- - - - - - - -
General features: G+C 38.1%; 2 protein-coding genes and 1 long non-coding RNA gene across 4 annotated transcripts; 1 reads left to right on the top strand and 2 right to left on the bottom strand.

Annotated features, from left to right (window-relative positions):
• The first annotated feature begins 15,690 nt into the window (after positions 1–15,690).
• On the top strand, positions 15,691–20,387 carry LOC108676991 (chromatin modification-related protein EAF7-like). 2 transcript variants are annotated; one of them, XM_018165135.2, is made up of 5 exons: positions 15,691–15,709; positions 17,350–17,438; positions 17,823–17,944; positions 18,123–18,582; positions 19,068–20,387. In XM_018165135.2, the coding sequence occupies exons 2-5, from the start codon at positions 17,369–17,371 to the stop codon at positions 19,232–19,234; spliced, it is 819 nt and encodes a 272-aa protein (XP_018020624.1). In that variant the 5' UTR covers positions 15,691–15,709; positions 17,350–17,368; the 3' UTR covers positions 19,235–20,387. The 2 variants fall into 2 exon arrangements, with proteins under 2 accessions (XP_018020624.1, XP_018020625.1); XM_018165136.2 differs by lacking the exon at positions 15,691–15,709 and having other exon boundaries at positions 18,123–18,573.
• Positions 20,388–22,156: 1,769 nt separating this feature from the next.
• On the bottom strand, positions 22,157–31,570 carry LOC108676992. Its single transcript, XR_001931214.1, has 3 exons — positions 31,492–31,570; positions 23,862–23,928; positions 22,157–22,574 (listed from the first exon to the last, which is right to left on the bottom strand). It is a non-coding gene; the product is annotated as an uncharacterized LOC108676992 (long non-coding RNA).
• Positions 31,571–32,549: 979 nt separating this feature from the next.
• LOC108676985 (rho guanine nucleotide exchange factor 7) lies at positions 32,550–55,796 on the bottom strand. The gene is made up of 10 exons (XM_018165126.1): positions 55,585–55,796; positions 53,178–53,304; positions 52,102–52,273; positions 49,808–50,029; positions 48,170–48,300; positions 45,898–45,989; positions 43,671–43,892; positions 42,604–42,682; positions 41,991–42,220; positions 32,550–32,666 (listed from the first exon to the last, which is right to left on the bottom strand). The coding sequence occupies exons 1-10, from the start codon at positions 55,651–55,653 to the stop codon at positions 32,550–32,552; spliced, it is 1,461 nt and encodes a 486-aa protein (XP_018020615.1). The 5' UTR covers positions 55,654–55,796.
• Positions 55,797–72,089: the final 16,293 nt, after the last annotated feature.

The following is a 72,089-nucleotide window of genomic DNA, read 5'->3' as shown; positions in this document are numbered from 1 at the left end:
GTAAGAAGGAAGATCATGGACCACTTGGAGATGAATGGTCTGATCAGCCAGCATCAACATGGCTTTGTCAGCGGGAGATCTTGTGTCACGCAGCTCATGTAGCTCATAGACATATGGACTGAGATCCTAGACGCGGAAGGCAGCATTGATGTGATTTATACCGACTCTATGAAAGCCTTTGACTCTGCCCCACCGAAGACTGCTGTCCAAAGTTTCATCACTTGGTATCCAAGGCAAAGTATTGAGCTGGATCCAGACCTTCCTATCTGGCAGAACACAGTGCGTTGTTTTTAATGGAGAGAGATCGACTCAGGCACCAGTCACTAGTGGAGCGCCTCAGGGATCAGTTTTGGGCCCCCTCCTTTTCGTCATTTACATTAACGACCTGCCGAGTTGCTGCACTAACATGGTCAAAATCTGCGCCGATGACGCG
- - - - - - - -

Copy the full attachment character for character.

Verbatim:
General features: G+C 38.1%; 2 protein-coding genes and 1 long non-coding RNA gene across 4 annotated transcripts; 1 reads left to right on the top strand and 2 right to left on the bottom strand.

Annotated features, from left to right (window-relative positions):
• The first annotated feature begins 15,690 nt into the window (after positions 1–15,690).
• On the top strand, positions 15,691–20,387 carry LOC108676991 (chromatin modification-related protein EAF7-like). 2 transcript variants are annotated; one of them, XM_018165135.2, is made up of 5 exons: positions 15,691–15,709; positions 17,350–17,438; positions 17,823–17,944; positions 18,123–18,582; positions 19,068–20,387. In XM_018165135.2, the coding sequence occupies exons 2-5, from the start codon at positions 17,369–17,371 to the stop codon at positions 19,232–19,234; spliced, it is 819 nt and encodes a 272-aa protein (XP_018020624.1). In that variant the 5' UTR covers positions 15,691–15,709; positions 17,350–17,368; the 3' UTR covers positions 19,235–20,387. The 2 variants fall into 2 exon arrangements, with proteins under 2 accessions (XP_018020624.1, XP_018020625.1); XM_018165136.2 differs by lacking the exon at positions 15,691–15,709 and having other exon boundaries at positions 18,123–18,573.
• Positions 20,388–22,156: 1,769 nt separating this feature from the next.
• On the bottom strand, positions 22,157–31,570 carry LOC108676992. Its single transcript, XR_001931214.1, has 3 exons — positions 31,492–31,570; positions 23,862–23,928; positions 22,157–22,574 (listed from the first exon to the last, which is right to left on the bottom strand). It is a non-coding gene; the product is annotated as an uncharacterized LOC108676992 (long non-coding RNA).
• Positions 31,571–32,549: 979 nt separating this feature from the next.
• LOC108676985 (rho guanine nucleotide exchange factor 7) lies at positions 32,550–55,796 on the bottom strand. The gene is made up of 10 exons (XM_018165126.1): positions 55,585–55,796; positions 53,178–53,304; positions 52,102–52,273; positions 49,808–50,029; positions 48,170–48,300; positions 45,898–45,989; positions 43,671–43,892; positions 42,604–42,682; positions 41,991–42,220; positions 32,550–32,666 (listed from the first exon to the last, which is right to left on the bottom strand). The coding sequence occupies exons 1-10, from the start codon at positions 55,651–55,653 to the stop codon at positions 32,550–32,552; spliced, it is 1,461 nt and encodes a 486-aa protein (XP_018020615.1). The 5' UTR covers positions 55,654–55,796.
• Positions 55,797–72,089: the final 16,293 nt, after the last annotated feature.

The following is a 72,089-nucleotide window of genomic DNA, read 5'->3' as shown; positions in this document are numbered from 1 at the left end:
GTAAGAAGGAAGATCATGGACCACTTGGAGATGAATGGTCTGATCAGCCAGCATCAACATGGCTTTGTCAGCGGGAGATCTTGTGTCACGCAGCTCATGTAGCTCATAGACATATGGACTGAGATCCTAGACGCGGAAGGCAGCATTGATGTGATTTATACCGACTCTATGAAAGCCTTTGACTCTGCCCCACCGAAGACTGCTGTCCAAAGTTTCATCACTTGGTATCCAAGGCAAAGTATTGAGCTGGATCCAGACCTTCCTATCTGGCAGAACACAGTGCGTTGTTTTTAATGGAGAGAGATCGACTCAGGCACCAGTCACTAGTGGAGCGCCTCAGGGATCAGTTTTGGGCCCCCTCCTTTTCGTCATTTACATTAACGACCTGCCGAGTTGCTGCACTAACATGGTCAAAATCTGCGCCGATGACGCG